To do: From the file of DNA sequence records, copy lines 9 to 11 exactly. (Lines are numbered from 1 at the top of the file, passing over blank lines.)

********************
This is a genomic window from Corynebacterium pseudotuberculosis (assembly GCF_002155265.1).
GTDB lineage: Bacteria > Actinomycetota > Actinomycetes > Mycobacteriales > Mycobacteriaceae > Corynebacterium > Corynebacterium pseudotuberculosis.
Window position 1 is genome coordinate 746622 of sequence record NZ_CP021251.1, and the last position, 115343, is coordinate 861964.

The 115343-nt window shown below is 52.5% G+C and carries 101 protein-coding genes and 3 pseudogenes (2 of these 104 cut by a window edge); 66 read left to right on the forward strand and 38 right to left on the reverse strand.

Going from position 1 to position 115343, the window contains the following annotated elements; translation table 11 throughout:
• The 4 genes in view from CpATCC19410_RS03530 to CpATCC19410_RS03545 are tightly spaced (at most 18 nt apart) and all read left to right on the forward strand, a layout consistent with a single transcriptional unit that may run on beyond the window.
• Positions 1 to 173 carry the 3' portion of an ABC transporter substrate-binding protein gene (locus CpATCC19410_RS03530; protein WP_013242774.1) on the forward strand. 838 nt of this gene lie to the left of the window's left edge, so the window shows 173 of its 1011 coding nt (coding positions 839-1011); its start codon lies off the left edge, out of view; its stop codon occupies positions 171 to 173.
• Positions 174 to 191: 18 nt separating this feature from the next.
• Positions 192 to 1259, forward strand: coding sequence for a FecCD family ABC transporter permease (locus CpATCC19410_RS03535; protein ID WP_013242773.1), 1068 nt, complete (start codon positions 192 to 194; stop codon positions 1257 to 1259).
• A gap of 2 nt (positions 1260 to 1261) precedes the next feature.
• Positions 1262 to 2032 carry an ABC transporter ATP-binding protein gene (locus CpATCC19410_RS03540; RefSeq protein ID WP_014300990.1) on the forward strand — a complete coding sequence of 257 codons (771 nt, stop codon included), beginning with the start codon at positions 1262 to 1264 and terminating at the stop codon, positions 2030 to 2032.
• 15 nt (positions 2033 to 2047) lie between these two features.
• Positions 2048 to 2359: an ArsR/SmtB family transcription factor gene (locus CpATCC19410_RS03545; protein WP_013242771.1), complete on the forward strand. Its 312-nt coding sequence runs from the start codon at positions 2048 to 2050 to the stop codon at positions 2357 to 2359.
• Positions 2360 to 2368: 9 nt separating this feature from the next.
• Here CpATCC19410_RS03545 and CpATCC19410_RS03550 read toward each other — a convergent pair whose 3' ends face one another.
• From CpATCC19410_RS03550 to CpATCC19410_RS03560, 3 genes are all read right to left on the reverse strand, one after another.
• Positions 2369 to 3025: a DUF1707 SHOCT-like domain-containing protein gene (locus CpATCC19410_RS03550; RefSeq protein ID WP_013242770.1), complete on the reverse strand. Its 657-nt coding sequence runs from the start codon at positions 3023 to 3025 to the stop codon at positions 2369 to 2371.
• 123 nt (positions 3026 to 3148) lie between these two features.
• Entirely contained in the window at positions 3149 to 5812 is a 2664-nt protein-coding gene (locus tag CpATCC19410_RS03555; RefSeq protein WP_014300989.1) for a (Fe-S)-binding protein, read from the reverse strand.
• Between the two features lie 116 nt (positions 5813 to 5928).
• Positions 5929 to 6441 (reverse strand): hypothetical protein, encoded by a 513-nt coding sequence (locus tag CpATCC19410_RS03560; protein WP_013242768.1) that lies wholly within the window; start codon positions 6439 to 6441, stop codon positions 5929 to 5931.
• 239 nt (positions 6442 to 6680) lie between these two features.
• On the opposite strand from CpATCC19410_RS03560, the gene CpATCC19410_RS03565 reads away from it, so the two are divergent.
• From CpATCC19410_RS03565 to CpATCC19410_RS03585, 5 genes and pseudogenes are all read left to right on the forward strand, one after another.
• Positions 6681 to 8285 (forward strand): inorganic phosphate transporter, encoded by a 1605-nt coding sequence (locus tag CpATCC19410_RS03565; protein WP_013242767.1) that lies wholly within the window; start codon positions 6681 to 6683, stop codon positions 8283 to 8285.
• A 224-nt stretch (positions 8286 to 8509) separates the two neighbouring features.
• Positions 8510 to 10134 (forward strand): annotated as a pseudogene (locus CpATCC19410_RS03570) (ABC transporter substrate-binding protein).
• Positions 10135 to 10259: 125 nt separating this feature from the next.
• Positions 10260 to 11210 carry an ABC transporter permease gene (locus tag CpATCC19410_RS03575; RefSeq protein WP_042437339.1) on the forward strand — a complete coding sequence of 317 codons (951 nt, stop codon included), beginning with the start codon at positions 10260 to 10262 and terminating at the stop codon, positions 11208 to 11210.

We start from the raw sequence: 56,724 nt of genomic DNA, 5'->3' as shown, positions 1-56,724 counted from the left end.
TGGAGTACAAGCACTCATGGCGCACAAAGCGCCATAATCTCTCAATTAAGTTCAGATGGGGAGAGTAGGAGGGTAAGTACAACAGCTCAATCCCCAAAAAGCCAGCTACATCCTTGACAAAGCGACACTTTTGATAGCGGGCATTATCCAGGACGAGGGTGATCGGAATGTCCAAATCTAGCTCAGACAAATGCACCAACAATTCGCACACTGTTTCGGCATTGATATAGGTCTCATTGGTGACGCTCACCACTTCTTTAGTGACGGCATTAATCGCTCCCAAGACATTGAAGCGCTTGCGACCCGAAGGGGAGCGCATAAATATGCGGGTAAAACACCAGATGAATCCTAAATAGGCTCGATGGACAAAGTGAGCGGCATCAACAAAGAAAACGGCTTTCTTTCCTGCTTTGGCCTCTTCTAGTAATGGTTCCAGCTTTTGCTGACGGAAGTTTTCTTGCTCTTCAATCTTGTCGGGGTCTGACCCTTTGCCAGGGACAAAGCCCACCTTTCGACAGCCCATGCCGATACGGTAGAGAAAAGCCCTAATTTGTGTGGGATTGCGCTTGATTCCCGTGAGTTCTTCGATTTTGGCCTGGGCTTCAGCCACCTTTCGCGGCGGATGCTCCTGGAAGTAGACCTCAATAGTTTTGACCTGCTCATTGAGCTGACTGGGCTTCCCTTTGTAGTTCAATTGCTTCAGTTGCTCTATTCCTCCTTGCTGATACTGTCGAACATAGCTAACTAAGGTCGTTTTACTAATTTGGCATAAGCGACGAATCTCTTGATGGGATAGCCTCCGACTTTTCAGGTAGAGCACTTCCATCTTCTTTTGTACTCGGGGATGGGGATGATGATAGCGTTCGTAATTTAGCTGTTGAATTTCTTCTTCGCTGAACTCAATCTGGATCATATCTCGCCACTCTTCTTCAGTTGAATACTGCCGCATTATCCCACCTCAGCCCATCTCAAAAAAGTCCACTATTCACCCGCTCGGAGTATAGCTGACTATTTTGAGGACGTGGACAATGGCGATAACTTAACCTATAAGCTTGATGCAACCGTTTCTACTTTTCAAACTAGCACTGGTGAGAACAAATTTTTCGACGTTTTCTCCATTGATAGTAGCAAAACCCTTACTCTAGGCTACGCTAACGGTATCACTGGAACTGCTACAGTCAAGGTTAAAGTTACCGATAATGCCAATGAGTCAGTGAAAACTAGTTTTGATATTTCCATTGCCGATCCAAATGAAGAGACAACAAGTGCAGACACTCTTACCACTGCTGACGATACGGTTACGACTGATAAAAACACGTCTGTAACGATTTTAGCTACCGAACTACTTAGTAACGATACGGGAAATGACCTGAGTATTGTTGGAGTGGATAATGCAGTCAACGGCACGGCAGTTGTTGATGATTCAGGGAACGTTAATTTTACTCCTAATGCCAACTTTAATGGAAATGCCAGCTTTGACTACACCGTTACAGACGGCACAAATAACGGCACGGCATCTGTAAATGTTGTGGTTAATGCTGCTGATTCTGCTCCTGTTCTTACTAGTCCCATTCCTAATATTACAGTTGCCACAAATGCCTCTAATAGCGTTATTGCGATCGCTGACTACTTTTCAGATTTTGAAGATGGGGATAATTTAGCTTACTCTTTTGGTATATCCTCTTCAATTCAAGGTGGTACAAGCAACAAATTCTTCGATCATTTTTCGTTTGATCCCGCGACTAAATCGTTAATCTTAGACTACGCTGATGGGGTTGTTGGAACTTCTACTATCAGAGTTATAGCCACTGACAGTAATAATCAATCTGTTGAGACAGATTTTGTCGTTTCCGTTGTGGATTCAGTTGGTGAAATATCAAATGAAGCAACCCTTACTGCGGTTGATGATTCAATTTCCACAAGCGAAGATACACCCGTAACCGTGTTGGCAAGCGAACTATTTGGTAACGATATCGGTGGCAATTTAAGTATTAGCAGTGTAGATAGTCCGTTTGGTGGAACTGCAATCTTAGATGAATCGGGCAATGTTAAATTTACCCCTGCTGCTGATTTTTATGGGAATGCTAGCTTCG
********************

• Positions 192 to 1259, forward strand: coding sequence for a FecCD family ABC transporter permease (locus CpATCC19410_RS03535; protein ID WP_013242773.1), 1068 nt, complete (start codon positions 192 to 194; stop codon positions 1257 to 1259).
• A gap of 2 nt (positions 1260 to 1261) precedes the next feature.
• Positions 1262 to 2032 carry an ABC transporter ATP-binding protein gene (locus CpATCC19410_RS03540; RefSeq protein ID WP_014300990.1) on the forward strand — a complete coding sequence of 257 codons (771 nt, stop codon included), beginning with the start codon at positions 1262 to 1264 and terminating at the stop codon, positions 2030 to 2032.